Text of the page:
Twilight for Dog Shows in Austria?
This report from OUR DOGS magazine in the United Kingdom is courtesy of Dr. Andreas Schemel, Crufts vet, who was a judge at the show.
The annual three-day all-breed International Championship Show in Tulln, Austria, which drew an entry of 6,000 dogs, fell victim to last-minute actions and requirements by the local veterinary inspector representing the local county government.
This popular show, held about 30 miles outside of Vienna from September 30 to October 2, has been a well-attended family event visited by the general public for decades. Apart from the dog show, it also hosts a country fair with a separate cat show, all kinds of poultry and rabbits, ponies and a small fairground.
This official Austrian Kennel Club, or Österreichischer Kynologenverband (ÖKV), show, is organized by the ÖKV, but the license for holding the show at the fair center has to be granted by the local authorities. Maybe alarm bells should have started ringing when the license was not issued by the end of August, when entries were already coming in, but as Austrian bureaucracy is not known to be speedy, no concerns were raised.
Eventually the license was granted, but only a few days before the show the organizers received a letter from the local veterinarian inspector stating that all entered dogs in more than 80 breeds, ranging from Toy breeds to Working dogs and even some Gundogs, needed breed-specific veterinary certifications to prove that the dogs were not showing signs of “Quallzucht.” This almost untranslatable word, invented by animal-rights activists, is sometimes translated as “torture breeding.” It condemns breeding from stock that could result in suffering for the affected individual, and includes all species. This is very vaguely laid down in notorious and highly debatable animal-welfare legislation, but it has never been executed before. This law was passed about 10 years ago and has never caused a problem for dog shows before, as most breed clubs under the umbrella of the ÖKV already have strict breeding regulations in place.
Local regulations allow that any events involving animals fall under the jurisdiction of the local veterinary inspector, and newly appointed Dr. Klinger used his power to interpret the law in a particularly draconic way. The ÖKV — represented by its chairman, Dr. Michael Kreiner, a former veterinary inspector himself — tried to negotiate, but Dr. Klinger insisted on a hardline approach. This resulted in frantic phone calls and emails from thousands of exhibitors, many from abroad who could not even understand what was going on, as the requirements were only published in German. According to Elisabeth Manner, the chief executive of the ÖKV, this resulted in the cancellation of about a third of the entries, which needed to be reimbursed, causing a huge financial loss for the show.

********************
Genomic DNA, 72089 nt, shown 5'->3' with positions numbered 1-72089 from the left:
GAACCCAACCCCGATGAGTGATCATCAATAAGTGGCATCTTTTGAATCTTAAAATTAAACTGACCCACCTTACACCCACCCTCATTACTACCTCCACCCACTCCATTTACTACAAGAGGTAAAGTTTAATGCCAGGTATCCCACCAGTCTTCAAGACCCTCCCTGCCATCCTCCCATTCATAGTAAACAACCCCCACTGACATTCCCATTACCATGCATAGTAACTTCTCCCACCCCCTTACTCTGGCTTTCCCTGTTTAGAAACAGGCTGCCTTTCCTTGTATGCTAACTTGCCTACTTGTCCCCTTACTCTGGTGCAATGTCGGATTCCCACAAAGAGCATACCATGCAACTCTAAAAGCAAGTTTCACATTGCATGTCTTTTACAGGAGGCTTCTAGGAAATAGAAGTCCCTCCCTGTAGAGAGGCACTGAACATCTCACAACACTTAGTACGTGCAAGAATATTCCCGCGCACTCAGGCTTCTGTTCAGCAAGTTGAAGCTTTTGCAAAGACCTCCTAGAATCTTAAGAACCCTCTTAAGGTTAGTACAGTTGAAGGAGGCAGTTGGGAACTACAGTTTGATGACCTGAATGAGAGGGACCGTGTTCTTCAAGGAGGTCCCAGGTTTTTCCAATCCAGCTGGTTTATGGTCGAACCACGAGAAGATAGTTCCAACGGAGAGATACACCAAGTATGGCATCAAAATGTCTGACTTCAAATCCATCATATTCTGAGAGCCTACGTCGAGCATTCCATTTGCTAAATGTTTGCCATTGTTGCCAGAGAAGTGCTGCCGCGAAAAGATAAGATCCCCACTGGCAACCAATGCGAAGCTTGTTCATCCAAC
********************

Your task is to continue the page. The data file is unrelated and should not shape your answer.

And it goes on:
There were some chaotic scenes at the entrance, which was only manned by untrained security staff. An exhibitor from Spain apparently wanted to show his Bulldog and was refused entry as he did not have the necessary documents. The owner insisted on being seen by the official veterinarian, and he confirmed that the dog did not show signs of “torture-breeding” but as the dog’s parents could have been affected, he still refused to let the dog into the show! Allegedly a German Shepherd exhibitor with his dogs was escorted off the showground by police. The dog had all the necessary health tests, including being clear of hip dysplasia, but the vet watching from the ringside decided the dog was showing undesirable conformation and insisted on having the dog removed.
All hairless Chinese Cresteds, Xoloitzcuintli and Peruvian Inca Orchids were not allowed into the show.
None of the entered Pugs turned up, fearing that even with health certification they would be refused entry to the show. Some brave French Bulldog exhibitors managed to gather together the necessary requirements and showed their dogs, but were eagerly watched from ringside by the official veterinarian, who even forced some exhibitors to take their dogs out of their crates, taking measurements and allegedly making derogatory comments about the dogs!
ÖKV Chairman Dr. Kreiner called the actions of the veterinarian “harassment in a biased way, grossly exceeding his authority.” The ÖKV will take legal steps to overturn the legality of his actions.
To make matters worse, literally a couple of days before the show, news arrived that some judges had received official fines from the local authorities for judging certain breeds at the same event last year! One judge from Croatia was fined 400 Euros for judging two Peruvian Inca Orchids or spend 24 hours in jail! This caused aggravation at the judges’ briefing on the morning of the first day of the show. However, the officials of the ÖKV confirmed that actions against individual judges are not lawful, and any legal action must be taken by the ÖKV.
However, the future of dog shows in Austria is in jeopardy if there is no guarantee from local governments that a similar scenario will not happen again. Sadly, it appears that a large number of exhibitors, mainly from abroad, have lost confidence in showing in Austria. At this point it is unclear if the damage can be mitigated.
Background to Events in Austria